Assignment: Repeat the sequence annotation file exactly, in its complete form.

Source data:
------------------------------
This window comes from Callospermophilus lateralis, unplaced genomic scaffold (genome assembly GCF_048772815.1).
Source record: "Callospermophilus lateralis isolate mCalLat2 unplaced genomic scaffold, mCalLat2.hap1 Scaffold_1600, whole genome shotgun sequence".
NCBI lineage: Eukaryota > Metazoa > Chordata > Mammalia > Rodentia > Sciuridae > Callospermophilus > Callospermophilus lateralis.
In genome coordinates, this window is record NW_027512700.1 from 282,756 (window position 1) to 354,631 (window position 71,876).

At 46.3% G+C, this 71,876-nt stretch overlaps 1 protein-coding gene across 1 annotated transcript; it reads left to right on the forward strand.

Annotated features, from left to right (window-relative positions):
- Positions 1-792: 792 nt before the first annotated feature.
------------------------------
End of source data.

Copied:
This window comes from Callospermophilus lateralis, unplaced genomic scaffold (genome assembly GCF_048772815.1).
Source record: "Callospermophilus lateralis isolate mCalLat2 unplaced genomic scaffold, mCalLat2.hap1 Scaffold_1600, whole genome shotgun sequence".
NCBI lineage: Eukaryota > Metazoa > Chordata > Mammalia > Rodentia > Sciuridae > Callospermophilus > Callospermophilus lateralis.
In genome coordinates, this window is record NW_027512700.1 from 282,756 (window position 1) to 354,631 (window position 71,876).

At 46.3% G+C, this 71,876-nt stretch overlaps 1 protein-coding gene across 1 annotated transcript; it reads left to right on the forward strand.

Annotated features, from left to right (window-relative positions):
- Positions 1-792: 792 nt before the first annotated feature.